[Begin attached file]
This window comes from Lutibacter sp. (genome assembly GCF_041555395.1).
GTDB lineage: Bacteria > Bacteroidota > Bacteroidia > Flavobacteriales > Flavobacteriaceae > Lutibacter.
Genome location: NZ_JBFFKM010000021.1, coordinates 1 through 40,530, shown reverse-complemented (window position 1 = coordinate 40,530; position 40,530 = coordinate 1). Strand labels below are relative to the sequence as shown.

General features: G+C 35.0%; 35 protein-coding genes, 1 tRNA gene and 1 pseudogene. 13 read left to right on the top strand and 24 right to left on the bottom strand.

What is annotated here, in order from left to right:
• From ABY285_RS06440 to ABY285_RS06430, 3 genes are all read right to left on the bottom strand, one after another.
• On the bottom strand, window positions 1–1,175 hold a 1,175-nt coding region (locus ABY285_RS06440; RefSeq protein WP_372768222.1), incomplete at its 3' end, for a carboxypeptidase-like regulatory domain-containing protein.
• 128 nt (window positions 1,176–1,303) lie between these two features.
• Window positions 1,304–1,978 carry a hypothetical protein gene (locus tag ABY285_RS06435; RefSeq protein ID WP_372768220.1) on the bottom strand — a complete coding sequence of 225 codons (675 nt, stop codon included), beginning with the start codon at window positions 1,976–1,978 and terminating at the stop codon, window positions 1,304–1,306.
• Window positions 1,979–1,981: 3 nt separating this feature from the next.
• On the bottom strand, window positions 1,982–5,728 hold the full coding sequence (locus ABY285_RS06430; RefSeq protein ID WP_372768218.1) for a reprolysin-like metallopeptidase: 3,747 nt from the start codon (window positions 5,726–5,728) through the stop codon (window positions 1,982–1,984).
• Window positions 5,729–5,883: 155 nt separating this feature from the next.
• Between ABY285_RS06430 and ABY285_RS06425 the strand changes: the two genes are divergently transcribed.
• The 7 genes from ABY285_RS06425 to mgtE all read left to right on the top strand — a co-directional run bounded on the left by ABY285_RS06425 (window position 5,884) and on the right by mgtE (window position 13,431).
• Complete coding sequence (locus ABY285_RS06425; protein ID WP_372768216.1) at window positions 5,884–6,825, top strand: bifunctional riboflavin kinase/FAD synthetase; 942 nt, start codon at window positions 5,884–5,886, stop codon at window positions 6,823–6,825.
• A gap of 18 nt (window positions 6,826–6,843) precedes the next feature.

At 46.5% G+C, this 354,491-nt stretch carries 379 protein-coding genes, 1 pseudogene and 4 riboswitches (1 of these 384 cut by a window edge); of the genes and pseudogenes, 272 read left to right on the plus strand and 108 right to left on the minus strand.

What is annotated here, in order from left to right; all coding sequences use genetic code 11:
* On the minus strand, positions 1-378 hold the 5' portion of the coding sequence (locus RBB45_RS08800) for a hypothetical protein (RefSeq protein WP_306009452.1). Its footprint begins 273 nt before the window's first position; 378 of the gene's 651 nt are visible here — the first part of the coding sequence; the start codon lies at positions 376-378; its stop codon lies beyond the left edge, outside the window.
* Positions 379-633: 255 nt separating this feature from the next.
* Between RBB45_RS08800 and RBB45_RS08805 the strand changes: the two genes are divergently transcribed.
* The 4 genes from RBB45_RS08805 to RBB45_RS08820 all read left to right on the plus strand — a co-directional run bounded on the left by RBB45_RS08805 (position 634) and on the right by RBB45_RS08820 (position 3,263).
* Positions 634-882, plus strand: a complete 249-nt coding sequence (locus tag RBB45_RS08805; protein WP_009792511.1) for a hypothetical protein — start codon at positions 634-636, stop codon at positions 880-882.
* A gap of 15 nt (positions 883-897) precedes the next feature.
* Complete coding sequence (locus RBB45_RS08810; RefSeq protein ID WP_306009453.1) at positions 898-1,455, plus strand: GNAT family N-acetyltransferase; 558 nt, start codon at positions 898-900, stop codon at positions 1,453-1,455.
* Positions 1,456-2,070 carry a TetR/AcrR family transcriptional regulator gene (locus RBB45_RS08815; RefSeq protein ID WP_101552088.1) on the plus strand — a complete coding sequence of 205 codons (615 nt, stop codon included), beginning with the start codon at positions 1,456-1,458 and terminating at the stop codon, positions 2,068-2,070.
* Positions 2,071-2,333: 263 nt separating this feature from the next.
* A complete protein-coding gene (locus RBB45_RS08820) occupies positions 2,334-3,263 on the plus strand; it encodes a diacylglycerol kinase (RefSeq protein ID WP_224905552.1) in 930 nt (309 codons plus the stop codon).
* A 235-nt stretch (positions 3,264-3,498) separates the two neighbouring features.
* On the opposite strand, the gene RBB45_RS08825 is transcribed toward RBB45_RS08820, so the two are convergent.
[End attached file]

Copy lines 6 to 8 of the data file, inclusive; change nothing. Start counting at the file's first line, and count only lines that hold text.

• From ABY285_RS06440 to ABY285_RS06430, 3 genes are all read right to left on the bottom strand, one after another.
• On the bottom strand, window positions 1–1,175 hold a 1,175-nt coding region (locus ABY285_RS06440; RefSeq protein WP_372768222.1), incomplete at its 3' end, for a carboxypeptidase-like regulatory domain-containing protein.
• 128 nt (window positions 1,176–1,303) lie between these two features.